If you are old enough to remember VHS, there was a video called, "I Am Only a Bill". It was a civic lesson on how a bill becomes a law. In fact, just last week CNN featured it during the government shutdown. It is a straightforward and candid little video. It points out that it is not easy to go from an idea to a law. Why do I bring this up? The people opposed to the CRPD are concerned that even if the ratification resolution that comes out of the Senate has reservations, understandings, and declarations that address their issues in a way they like, that future Senates could undo what they like. Well, that is true, but the same could be said for anything that the Senate passes.
The House of Representatives does not deal with treaties.
Here's the process that would be required to change a treaty that has already been ratified.
1. A Senator or Senators would draft a resolution to change the treaty. It could be their idea, the President could suggest it, or the Supreme Court could have rendered a decision that said part of a ratified treaty was unconstitutional.
2. The new resolution idea would be referred to the Senate Foreign Relations Committee. The committee would hold a hearing or hearings. The resolution may be handled by a subcommittee.
3. If a resolution is handled by a subcommittee, after hearings, the subcommittee would hold a mark up, where amendments to the resolution could be offered.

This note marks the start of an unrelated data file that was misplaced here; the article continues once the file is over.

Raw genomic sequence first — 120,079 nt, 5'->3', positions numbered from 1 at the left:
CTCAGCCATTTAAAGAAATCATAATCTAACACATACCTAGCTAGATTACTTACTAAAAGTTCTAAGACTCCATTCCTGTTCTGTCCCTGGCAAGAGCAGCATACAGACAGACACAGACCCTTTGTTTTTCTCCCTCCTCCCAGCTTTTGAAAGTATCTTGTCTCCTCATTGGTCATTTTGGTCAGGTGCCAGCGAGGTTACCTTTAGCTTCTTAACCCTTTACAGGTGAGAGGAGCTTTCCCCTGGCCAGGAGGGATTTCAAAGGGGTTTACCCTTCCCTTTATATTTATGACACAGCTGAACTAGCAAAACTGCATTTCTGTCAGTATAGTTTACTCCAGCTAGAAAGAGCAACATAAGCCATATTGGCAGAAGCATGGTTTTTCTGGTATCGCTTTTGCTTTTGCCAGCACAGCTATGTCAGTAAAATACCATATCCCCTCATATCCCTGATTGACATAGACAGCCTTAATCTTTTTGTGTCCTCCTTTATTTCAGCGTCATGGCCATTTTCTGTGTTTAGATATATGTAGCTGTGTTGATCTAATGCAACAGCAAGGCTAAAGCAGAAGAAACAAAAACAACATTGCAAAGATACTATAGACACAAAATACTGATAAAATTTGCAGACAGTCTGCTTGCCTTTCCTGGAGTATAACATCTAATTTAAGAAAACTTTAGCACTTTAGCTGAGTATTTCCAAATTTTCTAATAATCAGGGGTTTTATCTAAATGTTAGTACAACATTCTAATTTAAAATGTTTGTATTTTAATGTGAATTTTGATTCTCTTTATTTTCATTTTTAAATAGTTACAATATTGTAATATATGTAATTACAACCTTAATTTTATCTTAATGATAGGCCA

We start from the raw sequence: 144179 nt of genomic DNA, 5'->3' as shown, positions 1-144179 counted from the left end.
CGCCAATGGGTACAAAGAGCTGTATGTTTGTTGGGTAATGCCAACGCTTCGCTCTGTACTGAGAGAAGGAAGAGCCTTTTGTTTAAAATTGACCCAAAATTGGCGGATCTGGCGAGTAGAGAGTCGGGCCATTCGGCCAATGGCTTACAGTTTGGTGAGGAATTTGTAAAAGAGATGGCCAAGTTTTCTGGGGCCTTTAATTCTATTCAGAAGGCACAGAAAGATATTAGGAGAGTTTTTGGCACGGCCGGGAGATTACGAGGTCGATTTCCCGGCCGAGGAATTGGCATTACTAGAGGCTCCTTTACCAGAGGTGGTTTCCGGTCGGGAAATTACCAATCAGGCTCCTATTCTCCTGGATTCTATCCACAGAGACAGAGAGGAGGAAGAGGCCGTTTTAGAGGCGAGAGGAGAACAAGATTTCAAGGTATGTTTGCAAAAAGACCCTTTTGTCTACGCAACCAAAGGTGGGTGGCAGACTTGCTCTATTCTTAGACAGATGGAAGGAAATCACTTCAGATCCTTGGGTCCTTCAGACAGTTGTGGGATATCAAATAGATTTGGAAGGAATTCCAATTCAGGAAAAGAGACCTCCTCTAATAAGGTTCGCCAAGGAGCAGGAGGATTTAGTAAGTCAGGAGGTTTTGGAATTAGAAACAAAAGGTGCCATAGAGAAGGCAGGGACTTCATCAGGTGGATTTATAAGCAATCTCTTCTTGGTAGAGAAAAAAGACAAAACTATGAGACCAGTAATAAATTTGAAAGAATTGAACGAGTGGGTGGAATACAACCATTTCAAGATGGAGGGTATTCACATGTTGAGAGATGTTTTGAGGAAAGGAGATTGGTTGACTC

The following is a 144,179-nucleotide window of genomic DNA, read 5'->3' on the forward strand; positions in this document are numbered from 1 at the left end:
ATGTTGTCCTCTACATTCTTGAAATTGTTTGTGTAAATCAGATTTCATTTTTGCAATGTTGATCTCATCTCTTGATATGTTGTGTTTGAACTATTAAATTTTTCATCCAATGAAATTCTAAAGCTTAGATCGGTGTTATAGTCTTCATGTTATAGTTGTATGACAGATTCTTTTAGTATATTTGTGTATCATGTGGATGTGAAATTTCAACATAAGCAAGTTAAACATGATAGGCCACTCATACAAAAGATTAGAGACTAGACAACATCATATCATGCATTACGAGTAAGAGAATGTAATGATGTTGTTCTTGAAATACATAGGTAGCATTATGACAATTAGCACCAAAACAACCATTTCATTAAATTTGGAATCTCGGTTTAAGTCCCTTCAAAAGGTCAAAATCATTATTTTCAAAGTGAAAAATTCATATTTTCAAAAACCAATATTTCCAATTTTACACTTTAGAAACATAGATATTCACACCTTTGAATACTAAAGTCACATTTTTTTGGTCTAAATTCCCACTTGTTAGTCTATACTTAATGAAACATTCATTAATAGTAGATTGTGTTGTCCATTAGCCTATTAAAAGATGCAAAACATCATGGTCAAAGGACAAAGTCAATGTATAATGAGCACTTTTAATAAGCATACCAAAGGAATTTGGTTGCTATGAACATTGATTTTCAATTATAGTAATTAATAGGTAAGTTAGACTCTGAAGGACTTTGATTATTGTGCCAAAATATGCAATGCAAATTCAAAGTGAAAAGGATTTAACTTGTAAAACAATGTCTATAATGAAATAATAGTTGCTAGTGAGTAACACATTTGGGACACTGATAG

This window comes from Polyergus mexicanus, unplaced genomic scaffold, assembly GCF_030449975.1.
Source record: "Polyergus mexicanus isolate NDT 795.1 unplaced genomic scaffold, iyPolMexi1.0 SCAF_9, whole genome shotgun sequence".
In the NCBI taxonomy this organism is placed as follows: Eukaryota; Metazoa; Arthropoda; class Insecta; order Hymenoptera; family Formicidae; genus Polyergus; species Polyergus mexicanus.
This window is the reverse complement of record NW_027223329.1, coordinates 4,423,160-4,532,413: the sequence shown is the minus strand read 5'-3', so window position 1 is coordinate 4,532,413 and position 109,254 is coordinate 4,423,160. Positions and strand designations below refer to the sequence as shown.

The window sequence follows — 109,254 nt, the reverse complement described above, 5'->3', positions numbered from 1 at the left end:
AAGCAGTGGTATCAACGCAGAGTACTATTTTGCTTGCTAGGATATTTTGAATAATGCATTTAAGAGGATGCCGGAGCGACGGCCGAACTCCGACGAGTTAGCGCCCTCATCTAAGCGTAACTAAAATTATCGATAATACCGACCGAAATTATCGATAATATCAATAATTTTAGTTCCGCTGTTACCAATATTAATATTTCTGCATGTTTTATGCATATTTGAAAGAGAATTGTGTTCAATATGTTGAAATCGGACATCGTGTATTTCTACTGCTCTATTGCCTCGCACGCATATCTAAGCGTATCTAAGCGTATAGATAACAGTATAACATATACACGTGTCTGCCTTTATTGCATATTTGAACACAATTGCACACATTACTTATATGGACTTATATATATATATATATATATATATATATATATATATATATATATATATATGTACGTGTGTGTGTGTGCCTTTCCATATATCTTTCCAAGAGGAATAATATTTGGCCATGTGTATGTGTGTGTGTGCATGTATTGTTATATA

4. If a majority of the subcommittee votes for the amended resolution, it would then be considered by the full Senate Committee on Foreign Relations, which could amend it further.
5. The committee would write a report on the treaty containing the treaty, the resolution as amended, and testimony.
6. If a majority of the full committee voted for it, the resolution would be put on the Senate calendar. Usually resolutions to ratify a treaty or amend a ratified treaty are not put on the Senate calendar until or unless the Senate Majority Leader is assured it would pass by the required minimum of 67 votes.
7. The President may elect to sign or not sign the resolution to ratify the Senate sends him or her.
The process I just described can take a very long time and in fact a second swipe at a treaty already ratified may NEVER happen. Therefore, it makes sense, for those who object to certain things in a treaty being considered for the first time, to work with others to develop reservations, understandings, and declarations that address their concerns.